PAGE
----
The Obama Legacy

By Dr David Laing Dawson

I have had a lifetime of sitting in a comfortable chair, walking safe streets, and observing the struggles of our neighbour to the south. Beneath their constant boasting I witnessed their progress, through Kennedy, desegregation, Johnson, Alabama, Martin Luther King, until finally they elected a black president. Which meant, I thought, that at least half of the population of the United States had worked through their demons of oppression and slavery, of segregation, of racism. Their future looked bright. And if the future of the USA looks bright so does that of the rest of the world.

But when I listen to Donald Trump, to Steve Bannon, to Harvey Weinstein for that matter, and many other white male Americans of age, I realize how much their terrible history is still in play. For beneath all of their bluster, their provocations, their aggression, there lies a deep pool of fear and guilt. Or guilt and then fear, which would be the correct order. Guilt to fear and then to aggression.

It is embodied by Donald Trump. It is being played out by Donald Trump on the world stage. His narcissism is astounding, as is his ability to lie, but he embodies another dynamic that must be addressed if the USA is not going to implode. And that is Donald’s fixation on Barack Obama.

With much of what Trump says he leaves unspoken a final sentence that is beginning to ring loudly in my ears. And that is the removal of the “stain” of Barack Obama; the castration and lynching of Obama, expunging him from history.

The dynamic is guilt (guilt from deeds and thoughts and a denied history) which leads to a fear of retaliation, which is quickly turned into aggression.

It is risky applying individual psychology to the behaviour of groups and nations but over the past 50 years I think I have been watching Cognitive Behavioural Therapy being applied to America’s history of slavery, violence, segregation and racism. Superficially much progress has been made. “We shall overcome.” But I think they need Desmond Tutu. Some truth and reconciliation. A full catharsis if we are not to see this cycle repeated again and again.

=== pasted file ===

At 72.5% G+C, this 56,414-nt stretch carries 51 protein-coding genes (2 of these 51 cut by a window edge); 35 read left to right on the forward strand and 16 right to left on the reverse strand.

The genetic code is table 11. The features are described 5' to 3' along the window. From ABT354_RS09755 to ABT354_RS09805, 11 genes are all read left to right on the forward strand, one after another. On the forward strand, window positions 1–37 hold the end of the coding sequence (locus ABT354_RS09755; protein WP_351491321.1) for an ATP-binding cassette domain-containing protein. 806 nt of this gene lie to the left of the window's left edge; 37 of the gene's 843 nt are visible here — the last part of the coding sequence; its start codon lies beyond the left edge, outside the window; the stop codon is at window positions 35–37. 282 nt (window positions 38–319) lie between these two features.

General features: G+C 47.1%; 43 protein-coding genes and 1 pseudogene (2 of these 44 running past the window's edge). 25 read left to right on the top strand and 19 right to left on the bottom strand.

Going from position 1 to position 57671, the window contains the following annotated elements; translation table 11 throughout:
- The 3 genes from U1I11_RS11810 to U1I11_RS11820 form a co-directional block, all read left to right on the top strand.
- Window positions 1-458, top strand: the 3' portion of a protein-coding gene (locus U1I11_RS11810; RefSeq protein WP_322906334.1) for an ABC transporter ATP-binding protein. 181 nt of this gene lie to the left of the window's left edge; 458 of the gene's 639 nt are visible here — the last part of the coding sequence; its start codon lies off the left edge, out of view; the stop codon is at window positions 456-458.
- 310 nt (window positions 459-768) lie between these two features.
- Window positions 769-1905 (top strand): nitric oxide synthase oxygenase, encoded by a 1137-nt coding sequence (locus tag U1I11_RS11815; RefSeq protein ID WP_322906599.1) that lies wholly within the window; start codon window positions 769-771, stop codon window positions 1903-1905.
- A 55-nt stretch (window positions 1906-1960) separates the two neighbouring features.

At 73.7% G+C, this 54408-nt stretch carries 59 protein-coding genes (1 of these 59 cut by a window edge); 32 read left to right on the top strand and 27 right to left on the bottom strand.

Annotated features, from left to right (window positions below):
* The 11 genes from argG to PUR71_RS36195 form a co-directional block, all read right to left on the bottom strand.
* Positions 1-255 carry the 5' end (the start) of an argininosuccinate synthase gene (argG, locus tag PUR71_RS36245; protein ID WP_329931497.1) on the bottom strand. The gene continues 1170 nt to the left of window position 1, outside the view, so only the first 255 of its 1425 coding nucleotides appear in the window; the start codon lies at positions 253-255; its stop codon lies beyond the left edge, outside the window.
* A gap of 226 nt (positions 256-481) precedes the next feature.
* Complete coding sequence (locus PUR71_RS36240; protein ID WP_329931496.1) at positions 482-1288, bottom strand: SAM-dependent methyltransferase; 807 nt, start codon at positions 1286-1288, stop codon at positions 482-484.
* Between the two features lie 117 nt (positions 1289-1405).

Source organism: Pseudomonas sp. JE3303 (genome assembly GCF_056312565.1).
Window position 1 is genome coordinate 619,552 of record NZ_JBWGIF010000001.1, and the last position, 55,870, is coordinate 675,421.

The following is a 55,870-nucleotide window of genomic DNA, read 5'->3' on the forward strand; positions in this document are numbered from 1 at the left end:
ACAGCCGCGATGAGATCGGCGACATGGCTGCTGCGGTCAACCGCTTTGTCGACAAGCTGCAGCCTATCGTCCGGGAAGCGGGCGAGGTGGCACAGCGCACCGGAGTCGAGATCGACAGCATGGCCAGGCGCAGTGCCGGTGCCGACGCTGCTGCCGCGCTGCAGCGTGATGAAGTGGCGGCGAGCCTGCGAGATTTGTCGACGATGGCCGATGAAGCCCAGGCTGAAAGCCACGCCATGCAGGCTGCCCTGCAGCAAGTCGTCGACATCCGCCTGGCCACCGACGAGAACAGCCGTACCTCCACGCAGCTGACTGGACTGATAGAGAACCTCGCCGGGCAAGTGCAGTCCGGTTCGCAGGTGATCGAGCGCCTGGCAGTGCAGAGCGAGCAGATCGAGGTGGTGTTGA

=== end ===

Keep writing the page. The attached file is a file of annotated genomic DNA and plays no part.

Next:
That is (and perhaps it will be possible in the backlash choice of president after Donald Trump), they need to really face their history, the truth of slavery, the remnants of the civil war, their guilt and fear. It could start with a loud and public discussion about all those civil war monuments and what to do with them.

After that they could look at the guilt they must feel for the destruction they unleashed on Vietnam, Cambodia, and Laos. Perhaps if that is ever faced we will no longer read that 50% of Republicans are in favour of a pre-emptive strike on North Korea.

5 thoughts on “The Obama Legacy

  1. The pieces that will need picking up after this awful Trump Presidency are mind boggling. This dangerous man has bedazzled people who one would have thought knew better.

    I would like to go dormant till this era is over. Bannon is disgusting . More republicans need to protest NOW.


  2. Wise words, David. What you haven’t mentioned is that what passes for American history is largely a falsified record presenting very dark policies and actions as the triumphant progress of democracy. How will the US ever be able to come to terms with that? The British Empire framed its ruthless campaigns as “the white man’s burden”. Only now, and in a very subdued way, is the reality of British imperialism being acknowledged. So I’m pessimistic about the USA. The biggest lies that they tell are to themselves.

    Liked by 1 person

  3. Yes but neither Trump nor his wife or ex-wife could qualify for membershio into the sons and daughters of the American Revolution organisations..
    He is only a second generation American. Make America great again sounds a lot like “Deutschland uber alles ” to me…!


  4. Is narcissism a treatable condition? How is it handled by medical professionals? Unfortunately, as with many mental disorders, having it does not endear the patient to people. It makes people actively dislike the disordered person. I don’t much like mr Trump either, but feel that if in fact he has a disorder, that allows for a certain amount of mitigation when judging him. (Just to add another point of view. I have a loved one with a severe mental illness so I am sensitive to how he gets treated by others.)


    1. But to say that Donald Trump has a mental illness, does not help others who have a mental illness. To say that he is mentally ill increases discrimination against people with mental illness. Trump’s behaviour is an outrage to decency. How did he get elected? Perhaps we should focus upon the system that got him elected and look at ways to give voice to those who are too often not heard like women, indigenous people, people who are not white, immigrants, and those with disabilities. Having witnessed the Civil Rights era and lived through the Vietnam era, it is unbelievable to see all those old white men in the White House! And that their views are given credence! It is the system that is mentally ill.


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